This isn't ending the way the Disney movie would., I missed this:

A Palin and McCain Administration?

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The Battle For Women

I just got an email from Page Gardner of Women's Voices Women Vote with some polling results:

Gallup recognizes the importance of the marriage gap, and has been polling on the preferences for the General Election and reporting the results by marital status and gender since early June. Be sure to check the WVWV website each week to see the latest results. This week, 57% of unmarried women favor Barack Obama, and 33% support John McCain. Of married women, 54% favor John McCain, and 39% support Barack Obama -- giving Barack Obama an overall 39 point marriage gap.

And yet unmarried women lag behind their married counterparts in registering and voting. Organizations like WVWV are trying to balance that (they have registered over 700,000 voters so far this year) but it's going to take a message as well as registration efforts.

That's why the Obama campaign is amping up their women's outreach.

While Palin makes a historic appeal to women to break the glass ceiling, the Obama campaign will have an equal pay ad airing this week reminding voters of policy differences with the McCain-Palin ticket that vastly impact females.

"More and more families depend on the income earned by working women, so you'd think we'd be united in our determination to help eliminate the unfair pay gap and pay women what they deserve for the work they do. But even now in 2008 Senator McCain has stood in the way of legislation to help close the pay gap... only from the man who repeatedly says the fundamentals of our economy are strong," said Moira Mack, spokeswoman for the Obama campaign.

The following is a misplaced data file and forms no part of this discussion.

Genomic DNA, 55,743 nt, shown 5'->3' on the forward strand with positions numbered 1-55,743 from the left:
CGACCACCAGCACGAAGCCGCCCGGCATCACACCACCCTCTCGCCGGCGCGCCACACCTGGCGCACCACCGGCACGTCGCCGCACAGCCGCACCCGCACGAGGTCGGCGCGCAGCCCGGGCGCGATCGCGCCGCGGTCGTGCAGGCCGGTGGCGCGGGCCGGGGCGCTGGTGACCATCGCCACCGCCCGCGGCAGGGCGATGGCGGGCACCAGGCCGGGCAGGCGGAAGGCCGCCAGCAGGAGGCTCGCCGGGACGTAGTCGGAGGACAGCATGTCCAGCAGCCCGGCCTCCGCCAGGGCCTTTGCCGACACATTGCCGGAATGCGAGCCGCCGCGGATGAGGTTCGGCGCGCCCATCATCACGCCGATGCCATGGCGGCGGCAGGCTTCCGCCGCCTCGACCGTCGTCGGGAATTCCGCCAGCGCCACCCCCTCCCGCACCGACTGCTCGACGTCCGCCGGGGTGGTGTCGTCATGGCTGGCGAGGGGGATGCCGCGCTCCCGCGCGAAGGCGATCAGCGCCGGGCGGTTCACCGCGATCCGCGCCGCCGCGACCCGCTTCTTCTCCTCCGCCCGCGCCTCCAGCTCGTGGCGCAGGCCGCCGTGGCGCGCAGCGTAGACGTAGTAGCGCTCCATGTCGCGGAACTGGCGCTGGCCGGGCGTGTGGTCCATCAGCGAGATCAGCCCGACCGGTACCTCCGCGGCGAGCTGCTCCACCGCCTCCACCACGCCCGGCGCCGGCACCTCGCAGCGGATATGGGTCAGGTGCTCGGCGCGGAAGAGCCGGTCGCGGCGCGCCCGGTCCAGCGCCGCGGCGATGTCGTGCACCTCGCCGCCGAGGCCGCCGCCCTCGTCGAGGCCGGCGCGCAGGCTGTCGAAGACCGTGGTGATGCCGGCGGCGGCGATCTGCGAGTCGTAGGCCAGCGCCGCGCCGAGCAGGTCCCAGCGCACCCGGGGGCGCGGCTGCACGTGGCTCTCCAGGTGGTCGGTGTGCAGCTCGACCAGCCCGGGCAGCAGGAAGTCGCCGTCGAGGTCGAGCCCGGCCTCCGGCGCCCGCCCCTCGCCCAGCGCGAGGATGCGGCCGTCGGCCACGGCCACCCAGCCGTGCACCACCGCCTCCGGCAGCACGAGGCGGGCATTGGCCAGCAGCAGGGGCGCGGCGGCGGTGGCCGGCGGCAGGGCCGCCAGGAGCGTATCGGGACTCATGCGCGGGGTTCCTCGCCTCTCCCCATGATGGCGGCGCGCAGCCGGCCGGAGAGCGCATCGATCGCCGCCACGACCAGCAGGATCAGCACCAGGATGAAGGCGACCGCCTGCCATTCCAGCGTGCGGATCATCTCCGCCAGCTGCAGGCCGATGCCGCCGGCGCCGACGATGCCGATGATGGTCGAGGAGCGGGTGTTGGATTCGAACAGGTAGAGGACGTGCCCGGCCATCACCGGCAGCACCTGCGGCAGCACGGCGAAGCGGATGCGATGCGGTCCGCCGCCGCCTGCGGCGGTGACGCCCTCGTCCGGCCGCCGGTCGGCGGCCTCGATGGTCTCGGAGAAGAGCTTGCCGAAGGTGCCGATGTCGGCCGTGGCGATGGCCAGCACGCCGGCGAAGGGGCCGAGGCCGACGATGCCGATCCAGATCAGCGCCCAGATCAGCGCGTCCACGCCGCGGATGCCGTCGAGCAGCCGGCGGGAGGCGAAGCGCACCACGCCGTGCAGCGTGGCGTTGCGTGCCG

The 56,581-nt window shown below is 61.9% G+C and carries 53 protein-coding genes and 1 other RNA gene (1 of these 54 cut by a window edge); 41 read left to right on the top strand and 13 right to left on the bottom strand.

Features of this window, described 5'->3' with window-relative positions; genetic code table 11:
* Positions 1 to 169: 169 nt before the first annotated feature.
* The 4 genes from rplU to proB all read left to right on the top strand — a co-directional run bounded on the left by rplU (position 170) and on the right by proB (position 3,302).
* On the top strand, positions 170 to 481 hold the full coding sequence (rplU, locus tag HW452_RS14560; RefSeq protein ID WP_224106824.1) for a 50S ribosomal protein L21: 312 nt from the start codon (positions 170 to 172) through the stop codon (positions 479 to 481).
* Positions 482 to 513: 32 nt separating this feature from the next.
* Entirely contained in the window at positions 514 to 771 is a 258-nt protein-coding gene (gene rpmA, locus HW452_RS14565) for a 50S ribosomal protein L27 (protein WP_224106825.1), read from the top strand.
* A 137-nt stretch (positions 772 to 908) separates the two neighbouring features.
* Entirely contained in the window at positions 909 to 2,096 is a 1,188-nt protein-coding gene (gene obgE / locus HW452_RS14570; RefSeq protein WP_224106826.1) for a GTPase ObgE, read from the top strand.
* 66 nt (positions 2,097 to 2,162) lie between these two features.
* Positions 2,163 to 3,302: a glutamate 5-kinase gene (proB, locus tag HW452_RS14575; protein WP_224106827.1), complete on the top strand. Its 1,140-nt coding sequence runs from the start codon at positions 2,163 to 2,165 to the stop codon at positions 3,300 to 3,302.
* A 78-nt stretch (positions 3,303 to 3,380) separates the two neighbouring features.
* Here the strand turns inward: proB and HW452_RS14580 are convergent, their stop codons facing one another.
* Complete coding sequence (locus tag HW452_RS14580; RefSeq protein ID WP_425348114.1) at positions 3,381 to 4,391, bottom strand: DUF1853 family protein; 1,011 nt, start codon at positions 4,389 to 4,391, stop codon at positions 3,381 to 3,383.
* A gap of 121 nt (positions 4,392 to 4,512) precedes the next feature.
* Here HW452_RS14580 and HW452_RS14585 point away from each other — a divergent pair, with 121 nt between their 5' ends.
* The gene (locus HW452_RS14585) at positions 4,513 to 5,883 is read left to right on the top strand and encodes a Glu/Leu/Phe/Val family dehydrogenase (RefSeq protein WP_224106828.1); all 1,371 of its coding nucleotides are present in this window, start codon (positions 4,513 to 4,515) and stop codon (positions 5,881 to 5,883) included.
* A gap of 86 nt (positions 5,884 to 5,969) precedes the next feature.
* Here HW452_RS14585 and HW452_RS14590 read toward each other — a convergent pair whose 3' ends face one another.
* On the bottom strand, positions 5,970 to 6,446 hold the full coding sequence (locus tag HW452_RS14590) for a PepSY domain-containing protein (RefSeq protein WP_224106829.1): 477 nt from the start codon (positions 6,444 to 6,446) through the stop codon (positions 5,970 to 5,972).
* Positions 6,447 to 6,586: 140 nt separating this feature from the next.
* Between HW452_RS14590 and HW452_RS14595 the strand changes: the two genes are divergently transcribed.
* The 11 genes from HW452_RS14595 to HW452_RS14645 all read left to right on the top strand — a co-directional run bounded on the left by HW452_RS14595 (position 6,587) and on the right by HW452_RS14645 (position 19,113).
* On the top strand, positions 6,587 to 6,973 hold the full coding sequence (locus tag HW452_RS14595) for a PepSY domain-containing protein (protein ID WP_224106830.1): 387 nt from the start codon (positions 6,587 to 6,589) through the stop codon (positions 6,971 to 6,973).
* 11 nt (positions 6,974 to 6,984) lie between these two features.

On Monday, the Obama campaign released a list of major female backers--some there from the start of his campaign, but more important, names of women prominent in the Clinton presidential campaign and some visible females who are just now making a public endorsement. Obama spoke to the group Monday in a conference call, first reported in the Huffington Post.

On Tuesday, Ellie Smeal of the Feminist Majority and Kim Gandy of NOW--the National Organization for Women-- hold a press conference at the National Press Club to make their endorsement of Obama public. These Democratic-allied groups had been in the Clinton camp.

On Wednesday, Michelle Obama and Lilly Ledbetter, a leader in the battle of equal pay for equal work, take part in a roundtable in Richmond, Va. and headline a Virginia Women for Obama voter registration rally.

It continued today with Michelle Obama in North Carolina. You can read about this women's week of action here. The NOW endorsement is unusual, they haven't endorsed in a Presidential race since 1984.

And most crucial, Obama is not hiding his stance on a hot-button culture war issue, but making sure the differences between him and his opponent are clear.

WASHINGTON - Republican John McCain, an abortion rights opponent with a conservative Senate record on the issue, seems content with the public's perception that he's more moderate on the subject.

Democrat Barack Obama, who supports abortion rights, is only too happy to remind voters where McCain stands, but he tries to make his case without attracting too much attention [...]

Obama's radio ad, running in Indiana, Pennsylvania, New Hampshire and elsewhere, features nurse practitioner Valerie Baron telling voters: "John McCain's out of touch with women today. McCain wants to take away our right to choose."

Glossy fliers with the same messages fill the mailboxes of women in Florida, Virginia and other states.

Countering that effort, McCain rolled out his own radio ad suggesting he's not as far right on abortion as Obama makes him seem — though he never mentions that procedure.

Instead, McCain's commercial focused on stem cell research and said he will invest more money in research to prevent disease and find medical breakthroughs to "help free families from the fear and devastation of illness."

Not only is that not likely to work, given that McCain has publicly expressed his "25 year consistent pro-life record," it may end up hurting him with his far-right base. Obama has been consistent as well - he wants to help reduce unwanted pregnancies, but he will not deprive women of their medical options and make them unsafe.

One candidate picked a female running mate to appeal to women. The other picked the right issues. I think the latter is the correct move.